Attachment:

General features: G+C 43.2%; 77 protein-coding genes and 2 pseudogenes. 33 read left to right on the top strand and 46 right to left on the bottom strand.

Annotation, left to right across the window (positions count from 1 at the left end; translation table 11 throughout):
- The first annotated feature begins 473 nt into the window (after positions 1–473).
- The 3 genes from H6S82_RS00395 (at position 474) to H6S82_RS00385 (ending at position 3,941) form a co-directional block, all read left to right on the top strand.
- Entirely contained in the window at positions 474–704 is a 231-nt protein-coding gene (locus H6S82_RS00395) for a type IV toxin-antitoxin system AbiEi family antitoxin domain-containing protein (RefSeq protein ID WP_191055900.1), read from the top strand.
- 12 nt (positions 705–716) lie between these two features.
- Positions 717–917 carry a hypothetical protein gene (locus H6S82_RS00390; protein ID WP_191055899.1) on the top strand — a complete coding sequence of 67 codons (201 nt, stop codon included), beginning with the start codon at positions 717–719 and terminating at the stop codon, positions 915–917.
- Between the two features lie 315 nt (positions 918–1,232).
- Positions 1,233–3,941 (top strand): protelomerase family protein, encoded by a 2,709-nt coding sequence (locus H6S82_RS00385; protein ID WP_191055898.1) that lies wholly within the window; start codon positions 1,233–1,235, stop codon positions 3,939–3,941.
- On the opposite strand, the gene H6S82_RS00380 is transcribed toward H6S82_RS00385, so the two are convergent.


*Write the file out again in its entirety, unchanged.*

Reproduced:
General features: G+C 43.2%; 77 protein-coding genes and 2 pseudogenes. 33 read left to right on the top strand and 46 right to left on the bottom strand.

Annotation, left to right across the window (positions count from 1 at the left end; translation table 11 throughout):
- The first annotated feature begins 473 nt into the window (after positions 1–473).
- The 3 genes from H6S82_RS00395 (at position 474) to H6S82_RS00385 (ending at position 3,941) form a co-directional block, all read left to right on the top strand.
- Entirely contained in the window at positions 474–704 is a 231-nt protein-coding gene (locus H6S82_RS00395) for a type IV toxin-antitoxin system AbiEi family antitoxin domain-containing protein (RefSeq protein ID WP_191055900.1), read from the top strand.
- 12 nt (positions 705–716) lie between these two features.
- Positions 717–917 carry a hypothetical protein gene (locus H6S82_RS00390; protein ID WP_191055899.1) on the top strand — a complete coding sequence of 67 codons (201 nt, stop codon included), beginning with the start codon at positions 717–719 and terminating at the stop codon, positions 915–917.
- Between the two features lie 315 nt (positions 918–1,232).
- Positions 1,233–3,941 (top strand): protelomerase family protein, encoded by a 2,709-nt coding sequence (locus H6S82_RS00385; protein ID WP_191055898.1) that lies wholly within the window; start codon positions 1,233–1,235, stop codon positions 3,939–3,941.
- On the opposite strand, the gene H6S82_RS00380 is transcribed toward H6S82_RS00385, so the two are convergent.